Collation of QC schedules from 40% of UK radiotherapy centres is deemed sufficient to be representative of practice across the UK, since respondents were distributed between both large and small centres (which may impact on QC testing economies of scale), and were not subject to bias in terms of geographical location. A number of centres could not contribute their QC schedules as they stated a desire to “update” or “review” the documents prior to submission, and this was not possible within the timescale of the study. There is a bias towards Varian linear accelerator centres, which could reduce the value of the results for alternative manufacturers' equipment, particularly where equipment-design-specific elements are considered. However, from the data received, there were no apparent differences in tolerance values or testing frequency between the different linear accelerators. For fundamental QC tests, such as output calibration and beam quality measurements, equipment manufacturer is not expected to be a deterministic factor, and hence the majority of results are applicable to all linear accelerators. Local interpretation of the presented results is essential prior to any implementation or amendment to QC testing.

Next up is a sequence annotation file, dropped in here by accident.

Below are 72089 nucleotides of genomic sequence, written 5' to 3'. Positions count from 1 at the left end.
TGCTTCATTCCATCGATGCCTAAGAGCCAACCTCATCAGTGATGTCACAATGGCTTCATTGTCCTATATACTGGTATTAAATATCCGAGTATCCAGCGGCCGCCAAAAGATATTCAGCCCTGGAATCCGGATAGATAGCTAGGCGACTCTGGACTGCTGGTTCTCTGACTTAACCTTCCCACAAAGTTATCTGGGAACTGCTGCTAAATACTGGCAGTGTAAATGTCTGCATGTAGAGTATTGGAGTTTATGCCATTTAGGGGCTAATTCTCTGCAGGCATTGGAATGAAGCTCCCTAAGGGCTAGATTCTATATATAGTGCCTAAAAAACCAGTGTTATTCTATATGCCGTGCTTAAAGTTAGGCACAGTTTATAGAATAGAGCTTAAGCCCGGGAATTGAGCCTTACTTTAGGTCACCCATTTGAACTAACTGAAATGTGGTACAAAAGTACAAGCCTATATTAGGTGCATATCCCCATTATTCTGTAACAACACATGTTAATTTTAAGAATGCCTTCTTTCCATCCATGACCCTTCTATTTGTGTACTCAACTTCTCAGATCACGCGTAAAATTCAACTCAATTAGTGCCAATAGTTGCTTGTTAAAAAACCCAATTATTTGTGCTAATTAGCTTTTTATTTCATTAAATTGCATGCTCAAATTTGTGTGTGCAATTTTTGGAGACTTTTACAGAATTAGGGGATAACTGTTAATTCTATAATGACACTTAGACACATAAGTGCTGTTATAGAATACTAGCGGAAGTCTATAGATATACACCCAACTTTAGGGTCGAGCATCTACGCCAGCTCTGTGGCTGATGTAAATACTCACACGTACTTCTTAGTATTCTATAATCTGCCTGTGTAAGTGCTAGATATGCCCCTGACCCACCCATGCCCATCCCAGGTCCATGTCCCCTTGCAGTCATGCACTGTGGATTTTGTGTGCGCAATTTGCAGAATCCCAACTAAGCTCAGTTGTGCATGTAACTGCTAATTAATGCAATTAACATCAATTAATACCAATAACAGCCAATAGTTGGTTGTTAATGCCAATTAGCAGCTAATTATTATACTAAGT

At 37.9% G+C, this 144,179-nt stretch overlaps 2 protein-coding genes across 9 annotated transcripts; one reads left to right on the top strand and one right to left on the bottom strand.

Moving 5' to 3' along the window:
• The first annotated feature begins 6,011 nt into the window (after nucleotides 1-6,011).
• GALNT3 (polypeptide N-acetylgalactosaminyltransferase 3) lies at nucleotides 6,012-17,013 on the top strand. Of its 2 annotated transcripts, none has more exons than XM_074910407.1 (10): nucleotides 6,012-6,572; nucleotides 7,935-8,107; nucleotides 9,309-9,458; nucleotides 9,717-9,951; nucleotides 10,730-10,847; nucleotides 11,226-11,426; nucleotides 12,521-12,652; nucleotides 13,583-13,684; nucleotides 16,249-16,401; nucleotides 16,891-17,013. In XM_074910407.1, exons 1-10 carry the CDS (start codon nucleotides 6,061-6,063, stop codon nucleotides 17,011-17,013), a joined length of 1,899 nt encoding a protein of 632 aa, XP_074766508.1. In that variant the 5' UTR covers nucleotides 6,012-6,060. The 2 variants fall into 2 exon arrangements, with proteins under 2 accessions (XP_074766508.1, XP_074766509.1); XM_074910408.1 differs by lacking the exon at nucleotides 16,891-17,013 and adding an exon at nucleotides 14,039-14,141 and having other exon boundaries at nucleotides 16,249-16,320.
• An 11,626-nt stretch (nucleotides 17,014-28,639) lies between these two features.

The survey presented in this work differs from that conducted for IPEM Report 81 [7
] since we have analysed all QC tests which are undertaken in each centre rather than only requesting the frequency at which specific pre-defined test descriptors are conducted. This is expected to lead to an increased number of tests. There is a high level of agreement between the QC testing frequencies reported here and that of IPEM Report 81 [7